As a Geriatric Kinesiologist, I have worked with many individuals who have slowed down and want to speed up. There are often many emotions expressed of sorrow, shame, and embarrassment that their bodies cannot move as well as they once did. As I grow older, I can now relate to and understand to a certain degree what that feels like.
As a young college student, I loved to be in the gym. I exercised more than I studied because I loved what the human body could do and I was fascinated. Now I take what I learned in school and apply it not only to myself but to the older population that I serve with the humility that our body declines with time. Yet even though the body slows down, we can still keep it mobile with simple movements. In this article, I will share the three simple exercises that I teach to keep your body primed without having to go to the gym.
The foundational basics
Each of the exercises presented below can be done seated or standing depending on your physical ability level or preference. If you have excellent or decent balance, I encourage you to try them from a standing position. If you have a history of falls or unstable balance, it is best to do the movements seated. If you opt for standing, be sure there is something to hold onto nearby for extra balance and support that way you can easily catch yourself should you lose your balance. Lastly, as we increase heart rate, we will need more oxygen, so be sure to breathe! We tend to hold our breath in intense moments; we must do the opposite!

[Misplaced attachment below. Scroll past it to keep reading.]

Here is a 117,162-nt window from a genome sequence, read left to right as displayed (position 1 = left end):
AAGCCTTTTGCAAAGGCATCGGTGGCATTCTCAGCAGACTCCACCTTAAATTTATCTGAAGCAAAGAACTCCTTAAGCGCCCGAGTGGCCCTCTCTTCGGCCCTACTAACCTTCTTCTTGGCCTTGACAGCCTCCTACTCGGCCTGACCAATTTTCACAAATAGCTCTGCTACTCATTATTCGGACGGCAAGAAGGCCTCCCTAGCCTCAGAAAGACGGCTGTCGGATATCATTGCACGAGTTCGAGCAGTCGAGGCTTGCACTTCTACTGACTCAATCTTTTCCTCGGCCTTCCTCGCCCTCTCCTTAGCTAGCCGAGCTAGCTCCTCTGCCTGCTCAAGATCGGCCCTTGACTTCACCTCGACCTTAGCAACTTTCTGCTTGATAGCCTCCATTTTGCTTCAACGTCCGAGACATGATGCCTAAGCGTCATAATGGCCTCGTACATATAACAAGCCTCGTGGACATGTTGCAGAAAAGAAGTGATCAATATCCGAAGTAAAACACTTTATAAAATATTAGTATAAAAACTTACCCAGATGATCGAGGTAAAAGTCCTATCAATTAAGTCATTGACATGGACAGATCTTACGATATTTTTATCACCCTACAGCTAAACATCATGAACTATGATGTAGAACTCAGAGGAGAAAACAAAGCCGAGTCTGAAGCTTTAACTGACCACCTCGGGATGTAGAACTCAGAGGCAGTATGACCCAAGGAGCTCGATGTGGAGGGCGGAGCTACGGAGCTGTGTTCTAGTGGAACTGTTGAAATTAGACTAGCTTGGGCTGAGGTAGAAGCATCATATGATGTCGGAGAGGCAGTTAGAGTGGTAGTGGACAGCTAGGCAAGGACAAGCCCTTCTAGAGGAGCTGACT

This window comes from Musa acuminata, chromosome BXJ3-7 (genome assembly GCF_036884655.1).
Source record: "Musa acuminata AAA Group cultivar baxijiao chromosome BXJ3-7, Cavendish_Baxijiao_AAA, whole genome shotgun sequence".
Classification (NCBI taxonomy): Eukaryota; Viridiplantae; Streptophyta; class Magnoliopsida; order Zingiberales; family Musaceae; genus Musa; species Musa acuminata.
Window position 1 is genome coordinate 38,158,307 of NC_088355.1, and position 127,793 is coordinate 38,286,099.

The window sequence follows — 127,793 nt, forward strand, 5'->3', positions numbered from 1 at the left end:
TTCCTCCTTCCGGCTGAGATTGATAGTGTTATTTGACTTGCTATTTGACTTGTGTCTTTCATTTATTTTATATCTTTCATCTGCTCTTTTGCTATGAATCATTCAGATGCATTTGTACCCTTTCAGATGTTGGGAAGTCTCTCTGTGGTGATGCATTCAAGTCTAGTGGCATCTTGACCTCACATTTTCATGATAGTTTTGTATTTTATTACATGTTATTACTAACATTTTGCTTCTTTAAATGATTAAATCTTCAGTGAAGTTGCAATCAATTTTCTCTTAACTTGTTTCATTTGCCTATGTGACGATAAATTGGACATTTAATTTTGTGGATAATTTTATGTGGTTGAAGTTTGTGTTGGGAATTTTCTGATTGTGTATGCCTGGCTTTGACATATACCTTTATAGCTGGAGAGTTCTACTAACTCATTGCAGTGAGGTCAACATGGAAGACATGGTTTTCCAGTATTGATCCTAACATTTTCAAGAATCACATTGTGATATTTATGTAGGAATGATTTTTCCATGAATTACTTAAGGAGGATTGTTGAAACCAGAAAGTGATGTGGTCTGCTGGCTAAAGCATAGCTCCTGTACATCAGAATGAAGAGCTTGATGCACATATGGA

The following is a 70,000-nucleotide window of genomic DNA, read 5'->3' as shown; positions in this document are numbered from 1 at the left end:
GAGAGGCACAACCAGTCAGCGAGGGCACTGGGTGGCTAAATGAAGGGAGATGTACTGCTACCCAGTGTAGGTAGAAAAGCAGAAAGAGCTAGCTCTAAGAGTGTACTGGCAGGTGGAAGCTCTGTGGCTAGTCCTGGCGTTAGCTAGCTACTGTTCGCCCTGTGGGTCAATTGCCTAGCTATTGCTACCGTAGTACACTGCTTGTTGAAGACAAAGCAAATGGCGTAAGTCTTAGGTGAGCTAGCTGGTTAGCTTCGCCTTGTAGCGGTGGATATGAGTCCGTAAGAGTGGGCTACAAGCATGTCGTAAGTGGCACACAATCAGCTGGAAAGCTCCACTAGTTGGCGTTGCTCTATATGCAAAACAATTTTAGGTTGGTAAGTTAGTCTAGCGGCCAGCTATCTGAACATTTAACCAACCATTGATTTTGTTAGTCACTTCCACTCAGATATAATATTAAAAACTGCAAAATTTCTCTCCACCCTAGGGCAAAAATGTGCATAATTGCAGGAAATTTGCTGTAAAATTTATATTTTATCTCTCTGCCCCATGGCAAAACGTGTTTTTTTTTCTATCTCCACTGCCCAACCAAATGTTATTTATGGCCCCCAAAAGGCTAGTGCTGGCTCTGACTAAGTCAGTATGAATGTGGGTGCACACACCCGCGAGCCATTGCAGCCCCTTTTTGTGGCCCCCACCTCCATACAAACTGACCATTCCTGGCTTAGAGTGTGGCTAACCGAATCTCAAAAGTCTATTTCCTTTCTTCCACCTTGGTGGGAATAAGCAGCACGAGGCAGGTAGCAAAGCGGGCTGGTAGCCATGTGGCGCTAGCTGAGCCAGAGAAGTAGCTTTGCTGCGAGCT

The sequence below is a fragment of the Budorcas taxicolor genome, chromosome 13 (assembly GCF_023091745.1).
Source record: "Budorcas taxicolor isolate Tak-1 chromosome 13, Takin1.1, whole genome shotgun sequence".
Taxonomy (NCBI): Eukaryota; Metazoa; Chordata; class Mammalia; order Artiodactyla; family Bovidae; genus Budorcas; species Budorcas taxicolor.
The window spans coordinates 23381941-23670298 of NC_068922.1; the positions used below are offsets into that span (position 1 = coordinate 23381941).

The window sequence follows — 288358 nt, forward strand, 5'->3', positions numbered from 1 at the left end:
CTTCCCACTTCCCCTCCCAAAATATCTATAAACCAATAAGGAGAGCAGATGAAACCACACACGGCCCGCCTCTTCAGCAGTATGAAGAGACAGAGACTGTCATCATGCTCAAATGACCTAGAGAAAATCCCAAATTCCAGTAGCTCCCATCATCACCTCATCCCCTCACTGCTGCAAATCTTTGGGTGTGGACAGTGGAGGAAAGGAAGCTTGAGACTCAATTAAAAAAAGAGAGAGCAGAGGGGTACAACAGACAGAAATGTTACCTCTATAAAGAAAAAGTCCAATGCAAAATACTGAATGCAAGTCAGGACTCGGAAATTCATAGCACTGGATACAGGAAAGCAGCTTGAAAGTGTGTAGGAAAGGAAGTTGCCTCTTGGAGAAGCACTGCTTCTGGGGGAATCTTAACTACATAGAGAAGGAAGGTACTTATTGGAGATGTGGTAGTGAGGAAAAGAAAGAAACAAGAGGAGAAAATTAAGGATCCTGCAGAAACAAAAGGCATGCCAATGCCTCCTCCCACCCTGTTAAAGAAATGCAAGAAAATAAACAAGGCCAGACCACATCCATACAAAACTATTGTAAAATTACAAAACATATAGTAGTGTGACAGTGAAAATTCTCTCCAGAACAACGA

Let’s get moving!
Movement 1: Marching in Place
This movement is everything it sounds like. To begin, find an area that is clear and safe to stand or sit in without clutter to trip on. The aim of this exercise is to stay in the same spot and march at a decently fast cadence to get your heart rate up. As you march in place, do your best to bring your knees up to hip level or close to it. Keep your stomach engaged by squeezing the belly button in and keeping your spine straight while looking forward. Avoid looking down at the floor.
It is recommended to march for 15-30 seconds 3 times (sets) with a 1 min rest break in between.
Movement 2: Toe Taps
The best way to describe this exercise is to think of a dancer. This exercise is great because it is versatile in the directions you want to tap the toe. Often times this exercise will tap in the direction of a cross, meaning the toe will tap in all four directions. In this exercise, we will focus on forward toe taps meaning that we will only be tapping the toes in front of us. As you excel with this movement, I encourage you to try different directions!
The aim of this movement is similar to marching in place where we want to go at a decent pace to raise our heart rate. If performing this exercise standing, then we are also adding in coordination and balance.
To begin, shift the weight to the standing leg, keeping the belly taught, with the chest straight and shoulders back. Posture is important here. Then tap the other foot in the space in front of you with your toes. Bring the foot back and switch legs. Alternate between each leg for 8-12 taps on each side. Remember to avoid looking down at your feet. The faster you do this exercise, the faster your heart will race so remember to breathe!